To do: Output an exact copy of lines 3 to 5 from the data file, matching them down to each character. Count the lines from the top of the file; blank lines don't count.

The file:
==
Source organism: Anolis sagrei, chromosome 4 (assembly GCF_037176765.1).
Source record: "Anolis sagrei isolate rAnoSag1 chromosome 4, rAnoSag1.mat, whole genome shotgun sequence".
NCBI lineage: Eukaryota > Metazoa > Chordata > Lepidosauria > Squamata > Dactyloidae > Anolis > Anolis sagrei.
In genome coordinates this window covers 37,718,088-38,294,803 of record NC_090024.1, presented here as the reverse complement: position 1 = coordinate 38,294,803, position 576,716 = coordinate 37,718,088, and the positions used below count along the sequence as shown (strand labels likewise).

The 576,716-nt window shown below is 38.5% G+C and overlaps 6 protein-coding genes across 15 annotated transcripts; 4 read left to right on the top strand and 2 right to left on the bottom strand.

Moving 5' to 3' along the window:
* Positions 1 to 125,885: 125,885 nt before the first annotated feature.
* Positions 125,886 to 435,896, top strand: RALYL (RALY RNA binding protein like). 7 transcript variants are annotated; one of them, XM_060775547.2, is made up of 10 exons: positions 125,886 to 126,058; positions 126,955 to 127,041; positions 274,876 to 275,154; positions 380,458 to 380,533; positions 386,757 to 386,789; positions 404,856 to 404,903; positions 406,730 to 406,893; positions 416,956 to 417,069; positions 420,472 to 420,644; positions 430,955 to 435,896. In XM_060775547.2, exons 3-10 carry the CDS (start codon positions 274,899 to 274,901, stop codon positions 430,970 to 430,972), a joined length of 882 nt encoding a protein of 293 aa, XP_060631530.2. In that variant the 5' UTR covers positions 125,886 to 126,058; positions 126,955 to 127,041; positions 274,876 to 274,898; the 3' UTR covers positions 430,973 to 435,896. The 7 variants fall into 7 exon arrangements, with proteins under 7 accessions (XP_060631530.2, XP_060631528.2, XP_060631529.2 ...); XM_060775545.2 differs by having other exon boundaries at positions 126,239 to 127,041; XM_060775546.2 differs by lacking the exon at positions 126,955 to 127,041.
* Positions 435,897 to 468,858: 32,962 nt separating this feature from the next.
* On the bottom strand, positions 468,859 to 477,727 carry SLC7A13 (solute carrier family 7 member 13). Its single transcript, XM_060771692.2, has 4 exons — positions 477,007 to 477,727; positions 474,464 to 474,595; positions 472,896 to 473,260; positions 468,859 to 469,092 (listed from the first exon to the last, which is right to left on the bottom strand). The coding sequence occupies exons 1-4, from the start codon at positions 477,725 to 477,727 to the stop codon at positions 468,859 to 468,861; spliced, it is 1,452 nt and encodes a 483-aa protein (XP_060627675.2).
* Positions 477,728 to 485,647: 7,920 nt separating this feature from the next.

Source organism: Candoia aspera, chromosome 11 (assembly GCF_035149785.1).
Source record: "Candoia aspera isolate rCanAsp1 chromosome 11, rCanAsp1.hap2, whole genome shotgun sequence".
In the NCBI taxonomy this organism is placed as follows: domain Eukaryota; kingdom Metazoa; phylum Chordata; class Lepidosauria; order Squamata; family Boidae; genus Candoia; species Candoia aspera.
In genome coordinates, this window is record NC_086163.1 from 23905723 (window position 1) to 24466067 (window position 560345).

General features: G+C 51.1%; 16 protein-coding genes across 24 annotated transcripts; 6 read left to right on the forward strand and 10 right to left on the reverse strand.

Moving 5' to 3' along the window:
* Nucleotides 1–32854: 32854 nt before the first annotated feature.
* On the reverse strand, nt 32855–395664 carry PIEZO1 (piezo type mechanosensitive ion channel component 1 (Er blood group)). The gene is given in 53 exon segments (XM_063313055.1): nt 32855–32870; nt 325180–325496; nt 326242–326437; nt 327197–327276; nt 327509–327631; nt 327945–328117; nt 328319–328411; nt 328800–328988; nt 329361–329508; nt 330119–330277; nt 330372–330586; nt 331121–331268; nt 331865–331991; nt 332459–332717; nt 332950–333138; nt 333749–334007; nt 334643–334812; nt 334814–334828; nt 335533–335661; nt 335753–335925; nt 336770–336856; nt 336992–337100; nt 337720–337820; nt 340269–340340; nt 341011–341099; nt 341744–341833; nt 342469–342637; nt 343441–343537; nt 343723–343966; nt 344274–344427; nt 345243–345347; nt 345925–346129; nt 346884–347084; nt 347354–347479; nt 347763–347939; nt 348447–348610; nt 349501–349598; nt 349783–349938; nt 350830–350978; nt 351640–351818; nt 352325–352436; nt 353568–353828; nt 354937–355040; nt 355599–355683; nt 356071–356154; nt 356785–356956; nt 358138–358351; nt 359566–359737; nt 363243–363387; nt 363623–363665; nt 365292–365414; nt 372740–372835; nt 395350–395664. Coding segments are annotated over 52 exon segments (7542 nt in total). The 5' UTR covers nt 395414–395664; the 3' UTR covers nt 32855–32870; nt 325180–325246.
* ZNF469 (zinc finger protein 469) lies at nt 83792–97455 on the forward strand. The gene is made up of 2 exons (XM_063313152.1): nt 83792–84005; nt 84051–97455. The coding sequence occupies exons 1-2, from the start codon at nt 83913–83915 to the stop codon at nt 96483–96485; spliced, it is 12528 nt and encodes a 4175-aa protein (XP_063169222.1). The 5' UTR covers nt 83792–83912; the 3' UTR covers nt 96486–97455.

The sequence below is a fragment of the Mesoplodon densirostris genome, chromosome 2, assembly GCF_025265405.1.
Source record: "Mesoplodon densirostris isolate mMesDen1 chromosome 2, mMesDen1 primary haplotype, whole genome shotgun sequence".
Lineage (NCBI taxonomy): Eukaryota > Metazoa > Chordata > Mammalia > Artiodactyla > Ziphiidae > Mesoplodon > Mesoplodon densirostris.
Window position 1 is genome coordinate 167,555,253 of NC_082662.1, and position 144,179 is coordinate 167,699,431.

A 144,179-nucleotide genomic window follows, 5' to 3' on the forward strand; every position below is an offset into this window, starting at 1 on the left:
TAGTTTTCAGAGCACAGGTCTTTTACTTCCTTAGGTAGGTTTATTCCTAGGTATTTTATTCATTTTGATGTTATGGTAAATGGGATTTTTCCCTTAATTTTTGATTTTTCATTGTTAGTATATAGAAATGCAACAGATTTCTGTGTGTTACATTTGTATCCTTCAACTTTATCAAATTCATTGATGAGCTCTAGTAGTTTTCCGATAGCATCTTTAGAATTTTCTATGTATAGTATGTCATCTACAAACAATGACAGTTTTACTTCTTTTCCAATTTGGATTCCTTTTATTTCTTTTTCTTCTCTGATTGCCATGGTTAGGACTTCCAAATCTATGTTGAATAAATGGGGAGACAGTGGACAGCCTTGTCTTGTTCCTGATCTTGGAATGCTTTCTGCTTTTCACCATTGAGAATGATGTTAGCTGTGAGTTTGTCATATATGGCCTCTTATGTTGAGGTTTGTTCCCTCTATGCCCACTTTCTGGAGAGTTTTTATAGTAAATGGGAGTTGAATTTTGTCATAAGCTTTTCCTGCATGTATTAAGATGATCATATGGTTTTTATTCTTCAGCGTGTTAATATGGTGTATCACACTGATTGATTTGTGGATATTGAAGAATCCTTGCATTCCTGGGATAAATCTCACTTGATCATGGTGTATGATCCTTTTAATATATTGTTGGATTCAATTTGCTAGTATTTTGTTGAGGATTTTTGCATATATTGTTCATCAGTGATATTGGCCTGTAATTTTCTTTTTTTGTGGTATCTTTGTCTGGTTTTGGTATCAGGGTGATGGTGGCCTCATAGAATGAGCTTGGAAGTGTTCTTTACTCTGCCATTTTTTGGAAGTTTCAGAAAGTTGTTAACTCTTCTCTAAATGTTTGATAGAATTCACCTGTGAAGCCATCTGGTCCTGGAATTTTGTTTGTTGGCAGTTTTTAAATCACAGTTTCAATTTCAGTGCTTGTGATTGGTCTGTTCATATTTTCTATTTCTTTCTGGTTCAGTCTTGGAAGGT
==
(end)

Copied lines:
NCBI lineage: Eukaryota > Metazoa > Chordata > Lepidosauria > Squamata > Dactyloidae > Anolis > Anolis sagrei.
In genome coordinates this window covers 37,718,088-38,294,803 of record NC_090024.1, presented here as the reverse complement: position 1 = coordinate 38,294,803, position 576,716 = coordinate 37,718,088, and the positions used below count along the sequence as shown (strand labels likewise).

The 576,716-nt window shown below is 38.5% G+C and overlaps 6 protein-coding genes across 15 annotated transcripts; 4 read left to right on the top strand and 2 right to left on the bottom strand.